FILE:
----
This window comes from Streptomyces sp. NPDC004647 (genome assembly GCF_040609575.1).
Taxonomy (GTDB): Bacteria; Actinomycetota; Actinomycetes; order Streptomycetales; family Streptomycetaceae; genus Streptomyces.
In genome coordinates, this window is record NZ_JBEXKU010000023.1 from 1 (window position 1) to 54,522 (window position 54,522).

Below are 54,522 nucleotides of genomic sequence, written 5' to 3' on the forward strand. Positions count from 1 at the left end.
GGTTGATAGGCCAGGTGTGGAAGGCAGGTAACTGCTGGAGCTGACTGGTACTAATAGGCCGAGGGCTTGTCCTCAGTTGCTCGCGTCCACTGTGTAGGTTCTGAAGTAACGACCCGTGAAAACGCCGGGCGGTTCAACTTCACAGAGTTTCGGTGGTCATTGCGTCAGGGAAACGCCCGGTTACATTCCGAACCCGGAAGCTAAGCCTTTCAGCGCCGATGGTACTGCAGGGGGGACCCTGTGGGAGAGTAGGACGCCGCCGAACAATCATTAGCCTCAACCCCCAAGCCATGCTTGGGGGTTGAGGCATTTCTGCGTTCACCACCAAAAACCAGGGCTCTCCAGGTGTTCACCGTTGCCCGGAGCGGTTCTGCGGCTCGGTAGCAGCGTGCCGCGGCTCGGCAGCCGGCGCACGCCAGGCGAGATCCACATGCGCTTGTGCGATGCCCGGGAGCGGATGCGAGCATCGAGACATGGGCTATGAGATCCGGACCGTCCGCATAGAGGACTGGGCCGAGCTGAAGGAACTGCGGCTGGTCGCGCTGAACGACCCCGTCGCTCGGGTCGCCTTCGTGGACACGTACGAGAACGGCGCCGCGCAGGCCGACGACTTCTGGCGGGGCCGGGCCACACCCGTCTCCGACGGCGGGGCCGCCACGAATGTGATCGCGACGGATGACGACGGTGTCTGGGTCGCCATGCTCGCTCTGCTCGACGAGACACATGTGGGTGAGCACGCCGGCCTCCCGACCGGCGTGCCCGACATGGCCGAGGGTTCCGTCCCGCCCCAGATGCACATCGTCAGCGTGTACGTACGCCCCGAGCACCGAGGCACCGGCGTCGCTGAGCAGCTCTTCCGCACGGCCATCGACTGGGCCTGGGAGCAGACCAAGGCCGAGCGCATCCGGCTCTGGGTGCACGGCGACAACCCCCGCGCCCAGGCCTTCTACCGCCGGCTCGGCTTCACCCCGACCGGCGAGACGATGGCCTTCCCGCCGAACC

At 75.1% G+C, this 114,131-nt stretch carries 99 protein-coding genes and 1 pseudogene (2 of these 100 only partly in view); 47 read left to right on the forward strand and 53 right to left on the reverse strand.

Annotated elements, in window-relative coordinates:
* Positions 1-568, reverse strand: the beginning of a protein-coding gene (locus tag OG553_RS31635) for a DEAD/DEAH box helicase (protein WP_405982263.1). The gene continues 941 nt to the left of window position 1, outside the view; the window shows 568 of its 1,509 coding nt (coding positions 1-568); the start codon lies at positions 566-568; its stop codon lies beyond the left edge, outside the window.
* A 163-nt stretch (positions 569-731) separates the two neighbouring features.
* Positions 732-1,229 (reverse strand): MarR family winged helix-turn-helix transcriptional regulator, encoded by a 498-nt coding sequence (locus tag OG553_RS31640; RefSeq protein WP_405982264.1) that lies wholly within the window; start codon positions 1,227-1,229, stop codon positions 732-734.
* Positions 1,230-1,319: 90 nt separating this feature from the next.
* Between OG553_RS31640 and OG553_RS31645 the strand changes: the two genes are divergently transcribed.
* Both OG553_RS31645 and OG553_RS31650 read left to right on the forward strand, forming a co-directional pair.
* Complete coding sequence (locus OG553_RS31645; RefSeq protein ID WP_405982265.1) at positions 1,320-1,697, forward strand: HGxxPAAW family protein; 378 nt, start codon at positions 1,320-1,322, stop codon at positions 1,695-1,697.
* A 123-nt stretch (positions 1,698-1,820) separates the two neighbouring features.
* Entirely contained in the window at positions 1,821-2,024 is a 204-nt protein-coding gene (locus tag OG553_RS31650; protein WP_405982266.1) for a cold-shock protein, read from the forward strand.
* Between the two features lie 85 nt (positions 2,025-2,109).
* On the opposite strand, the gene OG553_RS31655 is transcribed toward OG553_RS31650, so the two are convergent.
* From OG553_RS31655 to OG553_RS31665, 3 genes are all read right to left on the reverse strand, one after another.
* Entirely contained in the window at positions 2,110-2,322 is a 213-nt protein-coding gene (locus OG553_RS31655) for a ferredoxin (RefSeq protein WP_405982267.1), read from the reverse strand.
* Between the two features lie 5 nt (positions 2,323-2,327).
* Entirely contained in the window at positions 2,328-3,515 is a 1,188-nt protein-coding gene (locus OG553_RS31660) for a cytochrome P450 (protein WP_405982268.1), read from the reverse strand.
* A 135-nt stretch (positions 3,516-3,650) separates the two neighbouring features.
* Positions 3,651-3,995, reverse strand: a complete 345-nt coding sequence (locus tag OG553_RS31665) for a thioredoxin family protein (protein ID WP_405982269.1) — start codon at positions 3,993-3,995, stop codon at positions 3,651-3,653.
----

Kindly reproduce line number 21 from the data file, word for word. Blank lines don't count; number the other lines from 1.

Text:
* Between the two features lie 5 nt (positions 2,323-2,327).